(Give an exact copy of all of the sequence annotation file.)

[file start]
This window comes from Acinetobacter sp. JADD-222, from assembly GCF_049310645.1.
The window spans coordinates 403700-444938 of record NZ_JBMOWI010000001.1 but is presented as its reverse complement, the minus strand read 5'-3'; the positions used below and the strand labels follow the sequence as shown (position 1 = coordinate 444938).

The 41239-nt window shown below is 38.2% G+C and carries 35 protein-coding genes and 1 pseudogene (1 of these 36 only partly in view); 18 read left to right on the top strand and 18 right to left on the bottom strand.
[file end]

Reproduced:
This window comes from Acinetobacter sp. JADD-222, from assembly GCF_049310645.1.
The window spans coordinates 403700-444938 of record NZ_JBMOWI010000001.1 but is presented as its reverse complement, the minus strand read 5'-3'; the positions used below and the strand labels follow the sequence as shown (position 1 = coordinate 444938).

The 41239-nt window shown below is 38.2% G+C and carries 35 protein-coding genes and 1 pseudogene (1 of these 36 only partly in view); 18 read left to right on the top strand and 18 right to left on the bottom strand.